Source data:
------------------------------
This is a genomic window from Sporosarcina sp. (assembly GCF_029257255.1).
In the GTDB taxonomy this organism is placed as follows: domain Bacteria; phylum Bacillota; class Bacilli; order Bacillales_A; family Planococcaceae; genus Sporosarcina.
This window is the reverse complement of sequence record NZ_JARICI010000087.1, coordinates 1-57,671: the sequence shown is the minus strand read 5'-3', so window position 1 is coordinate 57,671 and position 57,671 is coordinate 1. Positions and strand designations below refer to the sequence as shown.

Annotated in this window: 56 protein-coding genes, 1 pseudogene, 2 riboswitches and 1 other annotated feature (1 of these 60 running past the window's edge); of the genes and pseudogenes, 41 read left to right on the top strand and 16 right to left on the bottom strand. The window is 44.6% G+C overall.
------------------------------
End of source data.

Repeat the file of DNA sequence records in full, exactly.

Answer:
This is a genomic window from Sporosarcina sp. (assembly GCF_029257255.1).
In the GTDB taxonomy this organism is placed as follows: domain Bacteria; phylum Bacillota; class Bacilli; order Bacillales_A; family Planococcaceae; genus Sporosarcina.
This window is the reverse complement of sequence record NZ_JARICI010000087.1, coordinates 1-57,671: the sequence shown is the minus strand read 5'-3', so window position 1 is coordinate 57,671 and position 57,671 is coordinate 1. Positions and strand designations below refer to the sequence as shown.

Annotated in this window: 56 protein-coding genes, 1 pseudogene, 2 riboswitches and 1 other annotated feature (1 of these 60 running past the window's edge); of the genes and pseudogenes, 41 read left to right on the top strand and 16 right to left on the bottom strand. The window is 44.6% G+C overall.